NEW YORK — With his decision Monday to run for governor instead of reelection, New York Rep. Tom Suozzi has become the 18th Democrat teed up to leave the U.S. House of Representatives at the end this term.
Analysts say those retirements may send a signal about what Democrats think of their ability to hold onto their slim House majority after next year’s midterm.
Suozzi, however, said Monday that the prospect of being in the House minority was “not really a big factor” in his choice to run for governor.
What You Need To Know
- Rep. Tom Suozzi, in announcing his bid for NY governor, has become the 18th House Democrat to announce exit plans this term — more than in 2010, when Democrats suffered a political bloodbath
- Republicans are latching onto the news, with a spokesperson for the Congressional Leadership Fund describing Democrats as “dropping like flies.”
- Suozzi argues the prospect of a Democratic minority next term was “not really a big factor” in his choice to opt for a gubernatorial bid
“It’s not about, ‘Oh, it would be in the minority or maybe the majority.’ That is not it. I love being in Congress. And I’m getting good at it,” he said. “I’m running for governor because I believe that this is the job that I am made for.”
The 18 House Democratic departures announced so far outpace the number in the 2010 midterm, which turned into a political bloodbath for Democrats. The GOP snatched control of the House by picking up 63 seats.
Casey Burgat, who heads the legislative affairs program at The George Washington University, says it is not surprising to see the retirement numbers ticking up.
“There's a common saying around Washington that there's not a lot of great jobs in DC, but one of the worst ones is being in the minority in the House of Representatives,” he said. “You just don't get to do that much. It’s a majority run institution.”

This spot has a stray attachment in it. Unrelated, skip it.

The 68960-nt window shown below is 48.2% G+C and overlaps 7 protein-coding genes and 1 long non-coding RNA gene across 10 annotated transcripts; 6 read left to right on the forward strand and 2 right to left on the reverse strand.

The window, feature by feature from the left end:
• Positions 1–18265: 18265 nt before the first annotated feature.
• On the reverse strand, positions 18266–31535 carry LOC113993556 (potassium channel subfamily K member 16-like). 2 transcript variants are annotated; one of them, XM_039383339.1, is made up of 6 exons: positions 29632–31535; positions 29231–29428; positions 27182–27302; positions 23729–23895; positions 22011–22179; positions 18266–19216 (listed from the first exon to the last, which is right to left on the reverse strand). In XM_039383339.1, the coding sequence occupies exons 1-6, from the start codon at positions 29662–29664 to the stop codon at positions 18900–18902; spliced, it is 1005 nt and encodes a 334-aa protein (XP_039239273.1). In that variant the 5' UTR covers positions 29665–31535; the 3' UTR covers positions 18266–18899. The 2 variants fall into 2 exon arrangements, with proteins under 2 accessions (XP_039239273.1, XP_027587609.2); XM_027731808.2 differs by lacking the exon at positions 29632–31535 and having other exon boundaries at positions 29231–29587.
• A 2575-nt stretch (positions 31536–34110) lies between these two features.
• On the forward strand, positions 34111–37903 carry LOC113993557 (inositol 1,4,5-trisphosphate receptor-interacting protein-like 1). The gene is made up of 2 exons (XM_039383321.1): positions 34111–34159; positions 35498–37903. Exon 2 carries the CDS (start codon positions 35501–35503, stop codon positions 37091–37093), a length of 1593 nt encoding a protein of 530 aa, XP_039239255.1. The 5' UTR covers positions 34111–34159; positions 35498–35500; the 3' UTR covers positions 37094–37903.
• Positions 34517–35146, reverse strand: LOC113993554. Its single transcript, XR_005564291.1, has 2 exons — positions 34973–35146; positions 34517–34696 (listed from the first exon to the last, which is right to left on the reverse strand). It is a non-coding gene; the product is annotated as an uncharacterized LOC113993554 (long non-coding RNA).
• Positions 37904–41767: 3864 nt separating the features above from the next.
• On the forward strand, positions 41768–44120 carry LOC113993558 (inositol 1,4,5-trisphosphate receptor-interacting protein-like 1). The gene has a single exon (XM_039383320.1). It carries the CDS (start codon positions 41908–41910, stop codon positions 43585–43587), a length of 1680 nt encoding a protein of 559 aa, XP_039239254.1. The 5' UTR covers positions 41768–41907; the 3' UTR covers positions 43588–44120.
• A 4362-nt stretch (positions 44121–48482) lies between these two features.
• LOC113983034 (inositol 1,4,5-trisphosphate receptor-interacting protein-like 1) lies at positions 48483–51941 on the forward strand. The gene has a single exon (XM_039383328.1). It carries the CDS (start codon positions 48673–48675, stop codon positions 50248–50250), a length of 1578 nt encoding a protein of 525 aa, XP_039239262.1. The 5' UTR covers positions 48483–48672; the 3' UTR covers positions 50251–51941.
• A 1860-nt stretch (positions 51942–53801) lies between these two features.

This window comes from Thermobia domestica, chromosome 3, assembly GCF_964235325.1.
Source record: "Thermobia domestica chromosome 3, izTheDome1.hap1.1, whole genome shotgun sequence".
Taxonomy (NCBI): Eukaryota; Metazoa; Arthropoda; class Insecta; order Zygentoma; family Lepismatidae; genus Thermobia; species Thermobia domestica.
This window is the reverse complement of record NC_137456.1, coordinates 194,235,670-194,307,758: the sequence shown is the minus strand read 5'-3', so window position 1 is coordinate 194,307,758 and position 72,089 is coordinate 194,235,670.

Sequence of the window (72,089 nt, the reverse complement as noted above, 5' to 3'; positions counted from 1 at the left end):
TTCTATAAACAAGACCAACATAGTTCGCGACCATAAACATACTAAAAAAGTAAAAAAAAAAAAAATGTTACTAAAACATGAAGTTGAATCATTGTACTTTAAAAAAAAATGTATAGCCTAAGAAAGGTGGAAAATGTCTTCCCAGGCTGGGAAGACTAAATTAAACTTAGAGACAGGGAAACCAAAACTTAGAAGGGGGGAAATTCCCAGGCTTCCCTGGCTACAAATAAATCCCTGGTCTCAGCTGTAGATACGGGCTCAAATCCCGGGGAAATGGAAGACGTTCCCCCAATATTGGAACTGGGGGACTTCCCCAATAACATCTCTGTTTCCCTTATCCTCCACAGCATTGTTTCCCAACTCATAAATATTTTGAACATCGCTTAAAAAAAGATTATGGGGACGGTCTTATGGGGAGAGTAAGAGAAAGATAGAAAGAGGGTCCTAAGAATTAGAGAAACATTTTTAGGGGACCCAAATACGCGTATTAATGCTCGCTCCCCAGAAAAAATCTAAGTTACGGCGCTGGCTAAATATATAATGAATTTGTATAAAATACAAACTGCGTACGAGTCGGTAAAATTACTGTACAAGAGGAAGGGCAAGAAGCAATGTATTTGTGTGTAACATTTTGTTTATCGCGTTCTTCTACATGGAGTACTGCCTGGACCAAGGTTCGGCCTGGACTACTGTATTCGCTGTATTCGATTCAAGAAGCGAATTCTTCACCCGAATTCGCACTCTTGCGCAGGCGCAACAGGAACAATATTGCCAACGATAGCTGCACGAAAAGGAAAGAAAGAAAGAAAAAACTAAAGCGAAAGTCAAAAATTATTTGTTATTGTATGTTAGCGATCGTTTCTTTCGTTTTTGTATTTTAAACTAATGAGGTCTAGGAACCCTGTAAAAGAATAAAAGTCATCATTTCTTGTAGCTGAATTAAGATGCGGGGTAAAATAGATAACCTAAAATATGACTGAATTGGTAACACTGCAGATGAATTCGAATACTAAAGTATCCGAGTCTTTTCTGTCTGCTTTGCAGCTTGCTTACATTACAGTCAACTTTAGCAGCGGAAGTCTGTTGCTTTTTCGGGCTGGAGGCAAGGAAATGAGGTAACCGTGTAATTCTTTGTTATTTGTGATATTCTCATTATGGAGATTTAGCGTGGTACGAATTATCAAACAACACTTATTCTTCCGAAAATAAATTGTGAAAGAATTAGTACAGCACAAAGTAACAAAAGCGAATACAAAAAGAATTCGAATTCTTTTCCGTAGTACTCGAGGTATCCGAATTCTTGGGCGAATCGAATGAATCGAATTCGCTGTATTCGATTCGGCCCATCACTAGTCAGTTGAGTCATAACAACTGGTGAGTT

Republicans are latching onto the news: Calvin Moore, the communications director for the Congressional Leadership Fund, described Democrats as “dropping like flies.”
The president’s sagging poll numbers are in part being blamed for the Democrats’ cloudy prospects.
However, the man in charge of the House Democrats’ campaign arm, DCCC Chair and Hudson Valley Rep. Sean Patrick Maloney, downplayed concerns earlier this month.
“The numbers this year for retirements are perfectly aligned with what happens in pretty much every cycle, let alone a redistricting cycle. So I don’t make too much of it,” he said at a press conference on Nov. 16.
So what about the future of Suozzi’s House seat, which includes parts of Long Island and Queens? Suozzi suggested Monday that he won't just sit on the sidelines.
“I’m going to do everything I can to make sure that my congressional seat goes to another common sense Democrat,” he said.
But with redistricting, the district map could end up looking different.
Without an incumbent in the race, Hofstra University Prof. Lawrence Levy said the Democrats who control redistricting in New York might attempt to make the seat more securely blue than they would if Suozzi were up for reelection.
“Now that it's an open seat, they're likely to pack it with more Democrats,” he said.
However, doing so could have a domino effect: placing more Democratic voters in Suozzi’s district might make it more difficult for Democrats to gerrymander a Republican-leaning district on Long Island to take it away from the GOP.